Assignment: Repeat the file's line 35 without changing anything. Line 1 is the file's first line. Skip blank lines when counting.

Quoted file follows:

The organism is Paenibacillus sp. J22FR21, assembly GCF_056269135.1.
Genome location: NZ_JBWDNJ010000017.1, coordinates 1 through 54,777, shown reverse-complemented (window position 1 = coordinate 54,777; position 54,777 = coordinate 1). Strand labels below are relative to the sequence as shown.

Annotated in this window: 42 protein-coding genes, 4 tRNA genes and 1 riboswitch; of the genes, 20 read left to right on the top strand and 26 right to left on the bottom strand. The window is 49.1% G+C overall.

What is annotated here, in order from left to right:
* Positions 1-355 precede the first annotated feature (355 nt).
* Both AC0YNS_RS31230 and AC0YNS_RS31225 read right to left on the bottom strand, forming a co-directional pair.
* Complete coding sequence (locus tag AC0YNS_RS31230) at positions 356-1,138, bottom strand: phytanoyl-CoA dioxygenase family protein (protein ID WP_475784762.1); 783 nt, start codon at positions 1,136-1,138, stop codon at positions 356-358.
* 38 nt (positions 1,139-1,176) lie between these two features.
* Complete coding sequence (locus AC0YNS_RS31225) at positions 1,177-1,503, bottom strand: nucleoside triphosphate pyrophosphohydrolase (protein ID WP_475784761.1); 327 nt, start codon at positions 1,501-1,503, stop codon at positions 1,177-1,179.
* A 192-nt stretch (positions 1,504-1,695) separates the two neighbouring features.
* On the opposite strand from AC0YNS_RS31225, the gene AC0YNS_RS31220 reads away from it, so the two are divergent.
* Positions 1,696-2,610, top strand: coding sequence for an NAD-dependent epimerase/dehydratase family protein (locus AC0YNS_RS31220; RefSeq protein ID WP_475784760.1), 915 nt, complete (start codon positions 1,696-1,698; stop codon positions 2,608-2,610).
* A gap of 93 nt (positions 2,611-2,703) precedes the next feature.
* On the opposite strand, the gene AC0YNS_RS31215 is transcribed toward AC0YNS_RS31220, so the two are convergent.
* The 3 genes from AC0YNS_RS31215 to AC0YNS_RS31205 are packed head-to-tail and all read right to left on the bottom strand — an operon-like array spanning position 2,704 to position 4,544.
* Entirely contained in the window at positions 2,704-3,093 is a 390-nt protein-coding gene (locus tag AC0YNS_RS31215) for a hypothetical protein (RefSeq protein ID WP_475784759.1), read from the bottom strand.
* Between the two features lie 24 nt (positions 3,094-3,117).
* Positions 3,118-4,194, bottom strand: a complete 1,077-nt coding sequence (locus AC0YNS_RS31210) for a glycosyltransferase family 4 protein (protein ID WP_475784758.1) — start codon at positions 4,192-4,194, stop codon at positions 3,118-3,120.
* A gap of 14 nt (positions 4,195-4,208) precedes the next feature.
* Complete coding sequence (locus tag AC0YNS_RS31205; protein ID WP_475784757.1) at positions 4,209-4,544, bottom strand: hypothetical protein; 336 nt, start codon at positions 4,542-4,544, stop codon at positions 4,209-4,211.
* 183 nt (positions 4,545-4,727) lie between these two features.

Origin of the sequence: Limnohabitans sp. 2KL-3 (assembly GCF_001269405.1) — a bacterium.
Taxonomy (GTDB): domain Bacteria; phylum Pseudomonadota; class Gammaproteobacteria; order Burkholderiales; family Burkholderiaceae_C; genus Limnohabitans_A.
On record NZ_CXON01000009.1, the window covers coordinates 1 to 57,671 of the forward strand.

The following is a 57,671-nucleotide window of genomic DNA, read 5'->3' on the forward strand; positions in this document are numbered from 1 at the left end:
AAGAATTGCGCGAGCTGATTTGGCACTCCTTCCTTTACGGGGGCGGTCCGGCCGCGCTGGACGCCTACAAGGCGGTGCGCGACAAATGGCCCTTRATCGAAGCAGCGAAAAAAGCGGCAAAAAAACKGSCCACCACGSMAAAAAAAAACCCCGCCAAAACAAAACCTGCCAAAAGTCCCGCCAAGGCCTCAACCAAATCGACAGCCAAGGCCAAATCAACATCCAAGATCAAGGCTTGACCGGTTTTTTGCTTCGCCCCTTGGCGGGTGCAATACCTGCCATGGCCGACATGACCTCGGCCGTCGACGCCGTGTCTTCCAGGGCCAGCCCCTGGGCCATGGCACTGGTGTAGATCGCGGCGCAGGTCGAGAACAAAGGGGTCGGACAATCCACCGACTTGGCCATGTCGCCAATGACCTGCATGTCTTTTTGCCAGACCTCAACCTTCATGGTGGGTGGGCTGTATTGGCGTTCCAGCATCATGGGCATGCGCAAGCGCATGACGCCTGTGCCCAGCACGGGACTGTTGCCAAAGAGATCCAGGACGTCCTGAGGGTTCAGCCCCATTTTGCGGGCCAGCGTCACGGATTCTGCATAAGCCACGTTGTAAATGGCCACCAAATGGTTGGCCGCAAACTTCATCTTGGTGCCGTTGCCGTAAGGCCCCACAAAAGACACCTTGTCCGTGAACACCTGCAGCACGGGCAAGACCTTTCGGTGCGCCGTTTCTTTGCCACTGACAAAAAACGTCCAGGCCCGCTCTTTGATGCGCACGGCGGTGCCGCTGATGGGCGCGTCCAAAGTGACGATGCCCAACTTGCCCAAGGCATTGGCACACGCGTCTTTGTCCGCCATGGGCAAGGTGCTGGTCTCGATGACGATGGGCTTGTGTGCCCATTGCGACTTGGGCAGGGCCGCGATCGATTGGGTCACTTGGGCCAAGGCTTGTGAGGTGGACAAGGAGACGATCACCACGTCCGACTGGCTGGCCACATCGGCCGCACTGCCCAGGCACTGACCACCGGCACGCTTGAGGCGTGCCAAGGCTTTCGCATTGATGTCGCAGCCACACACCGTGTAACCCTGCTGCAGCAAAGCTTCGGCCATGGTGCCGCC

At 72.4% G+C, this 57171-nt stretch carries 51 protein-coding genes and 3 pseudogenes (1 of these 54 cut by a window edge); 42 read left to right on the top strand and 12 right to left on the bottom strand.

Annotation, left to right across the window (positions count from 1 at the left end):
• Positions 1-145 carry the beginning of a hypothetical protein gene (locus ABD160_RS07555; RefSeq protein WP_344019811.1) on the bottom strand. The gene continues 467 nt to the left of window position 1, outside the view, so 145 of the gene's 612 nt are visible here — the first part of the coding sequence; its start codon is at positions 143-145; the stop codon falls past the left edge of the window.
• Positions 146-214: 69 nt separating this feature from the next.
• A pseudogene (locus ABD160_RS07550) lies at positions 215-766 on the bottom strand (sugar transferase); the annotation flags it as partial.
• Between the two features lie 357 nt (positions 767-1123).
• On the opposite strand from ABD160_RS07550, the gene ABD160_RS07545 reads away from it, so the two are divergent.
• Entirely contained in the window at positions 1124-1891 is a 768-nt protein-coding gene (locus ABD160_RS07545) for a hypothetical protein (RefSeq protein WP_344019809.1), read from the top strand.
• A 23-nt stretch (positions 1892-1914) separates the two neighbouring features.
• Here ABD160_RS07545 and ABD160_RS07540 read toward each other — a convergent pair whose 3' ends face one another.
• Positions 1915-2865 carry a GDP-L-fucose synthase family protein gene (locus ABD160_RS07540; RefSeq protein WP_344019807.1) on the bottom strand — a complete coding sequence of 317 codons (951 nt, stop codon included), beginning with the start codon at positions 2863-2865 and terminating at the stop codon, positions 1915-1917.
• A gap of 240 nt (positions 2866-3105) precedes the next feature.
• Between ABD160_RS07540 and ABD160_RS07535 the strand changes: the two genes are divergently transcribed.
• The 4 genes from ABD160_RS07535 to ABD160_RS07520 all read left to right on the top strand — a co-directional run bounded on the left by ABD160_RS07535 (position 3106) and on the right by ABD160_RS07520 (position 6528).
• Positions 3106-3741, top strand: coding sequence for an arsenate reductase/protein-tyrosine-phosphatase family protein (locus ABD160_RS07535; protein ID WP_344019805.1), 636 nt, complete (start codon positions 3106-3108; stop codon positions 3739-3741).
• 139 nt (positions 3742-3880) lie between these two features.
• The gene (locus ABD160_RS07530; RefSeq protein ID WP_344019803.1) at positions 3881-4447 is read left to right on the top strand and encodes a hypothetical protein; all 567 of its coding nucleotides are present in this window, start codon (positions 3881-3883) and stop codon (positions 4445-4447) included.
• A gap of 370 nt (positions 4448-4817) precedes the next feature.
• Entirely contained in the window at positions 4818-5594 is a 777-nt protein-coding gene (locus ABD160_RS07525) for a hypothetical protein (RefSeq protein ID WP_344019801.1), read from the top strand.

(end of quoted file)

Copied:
• A 23-nt stretch (positions 1892-1914) separates the two neighbouring features.